Why I’m A No Show At the International Auto Show

November 10, 2008

Every year I seem to get hundreds of people asking me if I’ll be attending the Seattle International Auto Show. When I tell them that I have no plans to attend, I tend to see some pretty perplexed faces.

I’ve been to the Seattle International Auto Show in the past and generally consider it a waste of time and fuel. At least it is for me.

We need to get something straight. I’ve been to more shows for more industries than I care to remember. For way too many years, I was the guy standing up in the booth with the uncomfortable headset microphone on giving the same product pitch every twenty minutes to a large audience, while answering the same monotonous questions day-in and day-out. In general, I place trade shows right up there with taking the SATs, getting my teeth cleaned, and listening to city council meetings for levels of sheer enjoyment.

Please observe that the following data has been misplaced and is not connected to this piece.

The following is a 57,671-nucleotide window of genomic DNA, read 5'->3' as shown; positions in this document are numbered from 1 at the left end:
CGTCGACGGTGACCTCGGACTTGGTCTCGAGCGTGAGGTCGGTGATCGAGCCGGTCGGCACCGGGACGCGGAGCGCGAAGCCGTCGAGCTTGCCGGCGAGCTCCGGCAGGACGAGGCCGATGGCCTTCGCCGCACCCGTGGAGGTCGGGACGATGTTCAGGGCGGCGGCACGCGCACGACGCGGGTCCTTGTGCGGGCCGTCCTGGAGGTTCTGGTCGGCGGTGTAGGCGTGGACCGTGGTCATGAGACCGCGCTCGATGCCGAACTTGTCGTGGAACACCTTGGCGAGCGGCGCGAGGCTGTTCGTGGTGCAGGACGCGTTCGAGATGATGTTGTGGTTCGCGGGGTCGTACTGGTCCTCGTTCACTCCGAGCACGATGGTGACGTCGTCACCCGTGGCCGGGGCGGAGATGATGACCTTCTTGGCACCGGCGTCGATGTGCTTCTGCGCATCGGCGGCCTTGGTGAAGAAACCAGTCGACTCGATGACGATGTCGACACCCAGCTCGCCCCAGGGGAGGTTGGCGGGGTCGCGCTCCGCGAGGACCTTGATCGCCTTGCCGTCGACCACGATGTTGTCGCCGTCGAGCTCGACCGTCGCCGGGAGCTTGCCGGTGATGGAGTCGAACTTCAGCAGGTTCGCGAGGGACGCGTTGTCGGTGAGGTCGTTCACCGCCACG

The nature of auto shows has changed dramatically since the days of the great GM Motorama. In those days, show-goers were dazzled by concepts that few had seen. Cars were created behind locked doors with teams headed by guys like Bill Mitchell. There were no spy shots in magazines, no Internet-spread rumors. A car you might see at the Motorama might be green-lighted into production and arrive at showrooms within six months. Production cars changed every year, so everything you saw at the show was fresh. The whole atmosphere was like going to the opening ceremonies at the Olympics.